After all, Mary of Bethany definitely poured perfume on the Lord and wiped his feet with her hair (John 11:2; 12:3). And in Luke's recording of the same account, she is said to have lived a sinful life in that town (Luke 7:37). There is an implication of course that the sinful life is that of being a prostitute and if Mary of Bethany is a prostitute, and if Mary Magdalene is a prostitute, then Mary of Bethany and Mary Magdalene must be the same person!

Do they have to be?

Firstly, it is not even firmly established in the Bible that Mary Magdalene is a prostitue. True, she has had seven devils cast out of her by Jesus (Mark 16:9), but this is no proof that she is a prostitute. I am not denying the fact that she is a prostitute, but there is also a possibility that she isn't.

Many have claimed that the lady Jesus saved from being stoned to death in John 8 for adultery was Mary Magdalene. Therefore, Mary Magdalene must be a prostitute. But looking through the account, there wasn't even a hint of a name mentioned. Are we simply assuming things?

My short little study has proven to me that the two Marys are unique individuals, completely unassociated with each other. It has also raised the question as to why we are so convinced Mary Magadalene is a prostitute. Yes, I believe the two Marys are not the same person, but I will certainly be more than happy to hear from soneone who believes they are, and the reasons why.

Sunday, 8 May 2005

Taken from the Oxfam website:

Trade has the potential to lift millions of people in developing countries out of poverty. But unfair trade rules are making millions of people even poorer. We want the World Trade Organisation, United States of America and the European Union to change global trade rules so that they benefit the poor by:

  • Abolishing subsidies in rich countries that lead to the over-production of agricultural products. This leads to the dumping of these products on the world market at below cost prices, severely undermining the income of poor families.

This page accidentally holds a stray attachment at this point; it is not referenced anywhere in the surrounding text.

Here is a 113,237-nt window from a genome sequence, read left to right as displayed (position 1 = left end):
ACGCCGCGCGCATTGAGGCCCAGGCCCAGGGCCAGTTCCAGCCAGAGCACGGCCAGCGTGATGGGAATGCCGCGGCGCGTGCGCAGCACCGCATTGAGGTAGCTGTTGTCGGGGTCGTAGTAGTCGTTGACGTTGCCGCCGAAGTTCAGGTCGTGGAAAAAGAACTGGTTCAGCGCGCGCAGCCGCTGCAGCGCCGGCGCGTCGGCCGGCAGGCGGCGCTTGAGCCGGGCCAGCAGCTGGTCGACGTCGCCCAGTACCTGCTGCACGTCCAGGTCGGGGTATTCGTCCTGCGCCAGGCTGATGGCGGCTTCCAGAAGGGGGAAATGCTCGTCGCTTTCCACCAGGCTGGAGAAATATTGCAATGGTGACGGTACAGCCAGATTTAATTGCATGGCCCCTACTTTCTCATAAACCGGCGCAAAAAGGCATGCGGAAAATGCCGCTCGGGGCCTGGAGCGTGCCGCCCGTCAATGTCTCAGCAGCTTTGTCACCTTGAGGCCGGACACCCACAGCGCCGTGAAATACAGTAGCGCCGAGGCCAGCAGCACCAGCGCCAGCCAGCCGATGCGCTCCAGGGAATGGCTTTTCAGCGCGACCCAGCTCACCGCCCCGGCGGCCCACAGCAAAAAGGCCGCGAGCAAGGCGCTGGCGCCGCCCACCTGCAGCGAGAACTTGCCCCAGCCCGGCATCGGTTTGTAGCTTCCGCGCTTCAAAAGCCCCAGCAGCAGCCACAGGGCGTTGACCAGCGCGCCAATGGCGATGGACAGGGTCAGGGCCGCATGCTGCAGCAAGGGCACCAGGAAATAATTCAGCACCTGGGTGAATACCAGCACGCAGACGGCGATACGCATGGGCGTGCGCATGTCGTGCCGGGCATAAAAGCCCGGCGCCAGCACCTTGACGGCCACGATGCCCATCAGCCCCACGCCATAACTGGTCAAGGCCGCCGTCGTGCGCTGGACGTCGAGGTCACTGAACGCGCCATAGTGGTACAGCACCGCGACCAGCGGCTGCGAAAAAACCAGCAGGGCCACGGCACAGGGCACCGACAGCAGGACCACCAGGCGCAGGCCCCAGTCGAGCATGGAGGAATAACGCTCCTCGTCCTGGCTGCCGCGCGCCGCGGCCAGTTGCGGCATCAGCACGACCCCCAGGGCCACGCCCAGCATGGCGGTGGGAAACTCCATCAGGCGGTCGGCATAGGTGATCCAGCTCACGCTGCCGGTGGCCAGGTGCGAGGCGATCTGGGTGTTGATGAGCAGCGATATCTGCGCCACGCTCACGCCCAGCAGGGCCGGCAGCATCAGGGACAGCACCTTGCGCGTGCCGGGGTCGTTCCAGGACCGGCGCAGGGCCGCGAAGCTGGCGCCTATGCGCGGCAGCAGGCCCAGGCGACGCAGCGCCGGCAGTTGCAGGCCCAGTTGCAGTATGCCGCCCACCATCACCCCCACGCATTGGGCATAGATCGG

• Giving developing countries the power to decide when and how they liberalise their agricultural trade so they can ensure that millions of poor small scale farmers, producing key crops like rice, poultry, cotton and milk, have an adequate income.

Take action, sign the online petition now.

she's getting married! My friend Natalie Bell is getting married!

In Fiji, "the most beautiful tropical islands in the world", at that!

With a camp organised before the actual wedding date no less!

Guess who's planning to be in Fiji for about a week in September?

Ooh, I'm so excited!

Saturday, 7 May 2005

i was given an unbelievable compliment this evening.

the mother of one of the nursing students in the dorm came into the kitchen while I was making some dinner for myself.

"That looks interesting," she says, looking at me trying to cook up a meal of instant mee-goreng (dry noodles), white mushrooms, egg and Chinese spinach.

She goes on to say, "You really should start up a cooking class for the girls here so that they can cook up a good meal for themselves."

Go on, laugh.

Thursday, 5 May 2005

it is finished.


The end.

No more.

5 weeks of media work for the 6 cyclists cycling across Australia to address at risk behaviour among young people has drawn to a close at the steps of the Sydney Town Hall at 1.30pm this afternoon.

Except the ideas bouncing around about writing a book about the whole event. But will think about that when that becomes a little more concrete.

In the meantime, I don't want to see a bicycle anytime soon.

Wednesday, 4 May 2005

my mobile phone has given up the ghost.

I can still make and receive calls. In fact, I can even listen to what the person on the other end have to say. They just can't hear me. Goodness knows what's wrong.

Guess it's time to shop for a new phone now...

At least it didn't die when I was on the tour and was heavily reliant on the phone when I had coverage.

There goes my plans to get the Nokia 7280. At almost $1,000, it is way out of my budget.

I'm considering the Nokia 6230. What with a corporate price, I can get it for about $480.

Suggestions, anyone?